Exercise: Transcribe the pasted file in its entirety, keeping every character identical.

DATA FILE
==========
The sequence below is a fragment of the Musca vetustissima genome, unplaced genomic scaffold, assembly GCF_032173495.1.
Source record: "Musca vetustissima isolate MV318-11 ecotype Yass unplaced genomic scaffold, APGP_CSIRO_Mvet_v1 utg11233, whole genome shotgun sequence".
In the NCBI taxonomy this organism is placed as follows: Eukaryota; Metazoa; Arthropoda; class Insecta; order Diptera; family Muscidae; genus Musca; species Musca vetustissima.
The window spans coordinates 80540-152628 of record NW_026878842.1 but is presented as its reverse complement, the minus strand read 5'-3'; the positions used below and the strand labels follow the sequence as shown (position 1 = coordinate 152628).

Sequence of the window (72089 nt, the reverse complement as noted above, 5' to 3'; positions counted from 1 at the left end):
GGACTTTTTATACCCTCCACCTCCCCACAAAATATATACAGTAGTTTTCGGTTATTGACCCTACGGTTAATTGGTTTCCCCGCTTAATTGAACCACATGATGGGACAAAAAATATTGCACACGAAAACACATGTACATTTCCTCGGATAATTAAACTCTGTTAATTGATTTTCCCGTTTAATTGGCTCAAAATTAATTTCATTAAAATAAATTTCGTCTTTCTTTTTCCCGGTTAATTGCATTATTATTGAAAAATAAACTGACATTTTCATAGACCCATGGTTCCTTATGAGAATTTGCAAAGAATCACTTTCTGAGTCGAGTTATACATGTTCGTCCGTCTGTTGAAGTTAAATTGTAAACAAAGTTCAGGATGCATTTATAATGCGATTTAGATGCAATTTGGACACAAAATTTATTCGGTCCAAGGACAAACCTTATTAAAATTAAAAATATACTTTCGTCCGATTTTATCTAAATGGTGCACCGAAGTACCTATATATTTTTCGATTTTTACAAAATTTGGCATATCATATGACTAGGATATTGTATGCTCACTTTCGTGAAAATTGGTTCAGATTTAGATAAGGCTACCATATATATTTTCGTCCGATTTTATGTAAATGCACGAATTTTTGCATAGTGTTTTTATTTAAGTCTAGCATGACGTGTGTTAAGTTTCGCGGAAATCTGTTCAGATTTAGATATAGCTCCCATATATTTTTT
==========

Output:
The sequence below is a fragment of the Musca vetustissima genome, unplaced genomic scaffold, assembly GCF_032173495.1.
Source record: "Musca vetustissima isolate MV318-11 ecotype Yass unplaced genomic scaffold, APGP_CSIRO_Mvet_v1 utg11233, whole genome shotgun sequence".
In the NCBI taxonomy this organism is placed as follows: Eukaryota; Metazoa; Arthropoda; class Insecta; order Diptera; family Muscidae; genus Musca; species Musca vetustissima.
The window spans coordinates 80540-152628 of record NW_026878842.1 but is presented as its reverse complement, the minus strand read 5'-3'; the positions used below and the strand labels follow the sequence as shown (position 1 = coordinate 152628).

Sequence of the window (72089 nt, the reverse complement as noted above, 5' to 3'; positions counted from 1 at the left end):
GGACTTTTTATACCCTCCACCTCCCCACAAAATATATACAGTAGTTTTCGGTTATTGACCCTACGGTTAATTGGTTTCCCCGCTTAATTGAACCACATGATGGGACAAAAAATATTGCACACGAAAACACATGTACATTTCCTCGGATAATTAAACTCTGTTAATTGATTTTCCCGTTTAATTGGCTCAAAATTAATTTCATTAAAATAAATTTCGTCTTTCTTTTTCCCGGTTAATTGCATTATTATTGAAAAATAAACTGACATTTTCATAGACCCATGGTTCCTTATGAGAATTTGCAAAGAATCACTTTCTGAGTCGAGTTATACATGTTCGTCCGTCTGTTGAAGTTAAATTGTAAACAAAGTTCAGGATGCATTTATAATGCGATTTAGATGCAATTTGGACACAAAATTTATTCGGTCCAAGGACAAACCTTATTAAAATTAAAAATATACTTTCGTCCGATTTTATCTAAATGGTGCACCGAAGTACCTATATATTTTTCGATTTTTACAAAATTTGGCATATCATATGACTAGGATATTGTATGCTCACTTTCGTGAAAATTGGTTCAGATTTAGATAAGGCTACCATATATATTTTCGTCCGATTTTATGTAAATGCACGAATTTTTGCATAGTGTTTTTATTTAAGTCTAGCATGACGTGTGTTAAGTTTCGCGGAAATCTGTTCAGATTTAGATATAGCTCCCATATATTTTTT